“There is no bad whiskey. There are only some whiskeys that aren't as good as others.” ― Raymond Chandler
Whiskey and Whisky
Whiskey is a lot like the lead actor in a play or movie. It's well known and carries the reputation of what we are experiencing as an audience. It can also be timeless. Many of us are familiar with whiskey simply because our father or grandfather took a liking to it.
The spirit is generally spelled "whisky" (with no e) in Scotland and Canada and "whiskey" (with an e) in Ireland and here in the United States. It can somewhat be explained as a hopeless beer aged and distilled in oak barrels. Whiskey consists of different grains like corn, rye, wheat, and malted barley. Whether a specific or blend of grains exist in the spirit, is what leads to it's particular flavor profile. Historically, the grains used in particular whiskies in certain regions is due to the crop conveniently located there. For example, when settlers arrived in America, they found an abundance of rye wheat, ergo, rye whiskey was made. The same can be said for the corn found when explorers crossed the Appalachian mountains into the land now known as Kentucky, resulting in...
Bourbon is any whiskey made from at least 51% corn. Contrary to popular belief, it does NOT have to be made in Bourbon County, Kentucky; however, it DOES have to be made in the U.S. Almost all bourbon is made by blending different grains in many different casks. Bourbon must also be aged in charred new oak barrels for at least two years, with the only additive allowed being water.
Rye whiskey draws some parallels to bourbon. It also has it's own unique personality. It's made from at least 51% rye grain with a crisper, spicier taste and sharper mouth-feel than that of bourbon. However, like bourbon, it must also be aged in charred new oak barrels for at least two years.
Tennesse Sour Mash Whiskey
Probably the most popular Tennessee mash whiskey is Jack Daniels, so readers my be more familiar with it than any other whiskey. It's made using between 51 to 79% corn filtered through maple charcoal chunks before it's aged. This filtering is known as the Lincoln County Process.
Bottled in Bond
The Bottled in Bond Act of 1987 was made to prevent bottlers from diluting good whiskey and selling high quantity, low quality products in bottles. For a whiskey to be considered "bottled in bond," it requires it to be aged a minimum of four years, with a minimum proof of 100, from one distillery, by one distiller, for one season. These whiskeys tell you they are high proof and of good quality.
Scotch and Irish Whiskey
Scotch and Irish whiskey are primarily made from malted barley (along with the obviousness of their regional origin), as well as sometimes consisting of other grains (like corn and wheat).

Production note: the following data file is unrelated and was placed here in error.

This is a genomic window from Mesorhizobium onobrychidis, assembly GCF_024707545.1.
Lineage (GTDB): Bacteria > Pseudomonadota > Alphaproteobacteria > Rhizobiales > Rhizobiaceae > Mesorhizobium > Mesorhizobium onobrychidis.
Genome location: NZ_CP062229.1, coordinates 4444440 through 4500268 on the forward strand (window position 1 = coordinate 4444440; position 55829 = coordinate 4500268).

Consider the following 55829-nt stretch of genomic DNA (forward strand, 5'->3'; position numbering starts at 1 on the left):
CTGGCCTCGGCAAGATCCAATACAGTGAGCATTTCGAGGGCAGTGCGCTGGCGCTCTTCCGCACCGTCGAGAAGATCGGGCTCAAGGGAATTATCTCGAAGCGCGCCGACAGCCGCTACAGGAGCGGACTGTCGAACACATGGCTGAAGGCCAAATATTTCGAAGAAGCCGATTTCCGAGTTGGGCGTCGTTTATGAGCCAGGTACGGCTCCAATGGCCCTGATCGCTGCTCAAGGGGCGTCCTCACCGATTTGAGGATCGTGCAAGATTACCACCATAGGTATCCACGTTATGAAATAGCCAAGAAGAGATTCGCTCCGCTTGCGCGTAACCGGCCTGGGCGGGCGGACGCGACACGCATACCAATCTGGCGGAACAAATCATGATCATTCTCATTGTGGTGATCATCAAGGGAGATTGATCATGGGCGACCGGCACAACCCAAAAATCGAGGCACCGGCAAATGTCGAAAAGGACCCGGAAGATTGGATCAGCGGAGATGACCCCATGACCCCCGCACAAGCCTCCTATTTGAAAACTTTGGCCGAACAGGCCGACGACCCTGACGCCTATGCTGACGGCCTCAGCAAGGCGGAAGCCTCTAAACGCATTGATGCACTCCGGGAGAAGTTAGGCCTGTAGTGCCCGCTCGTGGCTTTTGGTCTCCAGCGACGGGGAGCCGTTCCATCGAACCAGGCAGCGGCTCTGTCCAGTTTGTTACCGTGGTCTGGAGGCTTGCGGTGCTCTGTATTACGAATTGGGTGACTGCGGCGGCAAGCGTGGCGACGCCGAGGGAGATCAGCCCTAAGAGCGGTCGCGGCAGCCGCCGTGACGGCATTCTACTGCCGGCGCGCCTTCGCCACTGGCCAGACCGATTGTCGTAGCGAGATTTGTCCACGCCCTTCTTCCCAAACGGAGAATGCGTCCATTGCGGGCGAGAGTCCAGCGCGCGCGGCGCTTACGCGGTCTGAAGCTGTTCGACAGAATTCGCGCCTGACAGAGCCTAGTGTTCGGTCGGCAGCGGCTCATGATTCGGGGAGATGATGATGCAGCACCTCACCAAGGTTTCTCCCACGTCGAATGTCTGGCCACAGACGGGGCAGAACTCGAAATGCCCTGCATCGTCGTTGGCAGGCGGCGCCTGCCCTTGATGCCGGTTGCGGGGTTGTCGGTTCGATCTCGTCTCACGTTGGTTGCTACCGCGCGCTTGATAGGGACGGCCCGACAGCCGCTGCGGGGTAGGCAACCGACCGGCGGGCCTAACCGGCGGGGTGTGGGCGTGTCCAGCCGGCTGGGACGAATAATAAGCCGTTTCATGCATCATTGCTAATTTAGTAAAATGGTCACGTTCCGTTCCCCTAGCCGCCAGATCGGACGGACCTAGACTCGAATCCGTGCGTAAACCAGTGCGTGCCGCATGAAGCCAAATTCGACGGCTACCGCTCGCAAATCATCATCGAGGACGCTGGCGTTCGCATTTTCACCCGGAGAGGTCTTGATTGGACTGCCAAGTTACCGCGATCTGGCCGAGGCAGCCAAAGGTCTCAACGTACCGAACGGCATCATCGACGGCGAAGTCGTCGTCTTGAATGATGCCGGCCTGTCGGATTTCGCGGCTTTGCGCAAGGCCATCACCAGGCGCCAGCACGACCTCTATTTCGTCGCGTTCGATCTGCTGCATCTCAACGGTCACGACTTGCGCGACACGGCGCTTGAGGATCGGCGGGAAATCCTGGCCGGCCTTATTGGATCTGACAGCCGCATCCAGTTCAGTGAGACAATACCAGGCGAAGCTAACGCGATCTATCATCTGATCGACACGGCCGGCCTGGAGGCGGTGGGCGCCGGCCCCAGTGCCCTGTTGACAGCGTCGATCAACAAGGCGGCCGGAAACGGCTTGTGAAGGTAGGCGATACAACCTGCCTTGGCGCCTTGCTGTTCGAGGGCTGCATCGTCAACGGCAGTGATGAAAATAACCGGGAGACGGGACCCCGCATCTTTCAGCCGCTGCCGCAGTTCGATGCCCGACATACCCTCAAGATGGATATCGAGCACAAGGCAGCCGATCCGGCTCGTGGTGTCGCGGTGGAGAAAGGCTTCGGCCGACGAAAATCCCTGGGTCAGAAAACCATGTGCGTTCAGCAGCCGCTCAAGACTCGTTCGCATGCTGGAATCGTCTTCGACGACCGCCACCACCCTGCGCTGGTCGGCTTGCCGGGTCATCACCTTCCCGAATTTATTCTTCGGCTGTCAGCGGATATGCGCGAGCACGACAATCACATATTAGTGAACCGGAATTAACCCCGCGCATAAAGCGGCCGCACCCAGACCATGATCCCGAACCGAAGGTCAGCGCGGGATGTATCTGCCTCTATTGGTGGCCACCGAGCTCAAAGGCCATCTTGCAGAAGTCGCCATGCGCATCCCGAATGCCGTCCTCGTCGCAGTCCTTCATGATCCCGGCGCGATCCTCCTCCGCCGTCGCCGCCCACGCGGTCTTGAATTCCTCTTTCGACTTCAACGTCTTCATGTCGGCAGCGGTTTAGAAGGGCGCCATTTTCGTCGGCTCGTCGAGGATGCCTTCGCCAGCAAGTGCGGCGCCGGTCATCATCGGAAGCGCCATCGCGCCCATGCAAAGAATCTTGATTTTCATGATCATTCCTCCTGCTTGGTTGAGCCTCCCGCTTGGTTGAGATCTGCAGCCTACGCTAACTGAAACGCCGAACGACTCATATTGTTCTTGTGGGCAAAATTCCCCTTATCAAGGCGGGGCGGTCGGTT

Single Malt Scotch is 100% malted barley made in small pot stills with at least 2 distillation runs and produced by a single distillery. Single malt scotch is aged for a minimum of 3 years in oak casks. The pot still process used to make this particular scotch has remained largely unchanged for hundreds of years, which results in a rich and complex spirit. It also gives scotch it's unique flavor profile and personality.
Although some categorize Scotch by region, I try to categorize most Scotches as either maritime or inland. Maritime takes in the smell of the sea and has a brininess of whiskey aged close to the ocean (e.g. Islay or Orkney Scotches). Smokiness of these Scotch derive from grains dried over burning peat (accumulation of partially decayed vegetation). This is a common characteristic of Scotch from Islay Island in western Scotland. Inland typically represents a more floral spirit and is reminiscent of Scotland's great plains.
Blended malt Scotch is a blend of 100% malted barley with two or more distilleries involved.
Blended Whisky is made by combining single malts with whiskies of other grains.
Single Grain is made from 100% corn or wheat and used mainly for blending. It's produced in a column still instead of a pot still, which gives it a lighter body.
Single Malt in Ireland is much like it is in Scotland. It's 100% malted barley made in a pot still from a single distillery. So is its grain whiskey, which is typically lighter in body than the Irish single malts. These however are made in a column still using wheat and/or corn. Irish blended whiskey combines single malts and grain whiskies.
Single Pot Still Whiskey is unique to Ireland however. It's 100% malted and un-malted barley. It's made in a pot still, which are much larger than those used for Scotch whisky. This results in a milder flavor.
“I should never have switched from Scotch to Martinis.” -Humphrey Bogart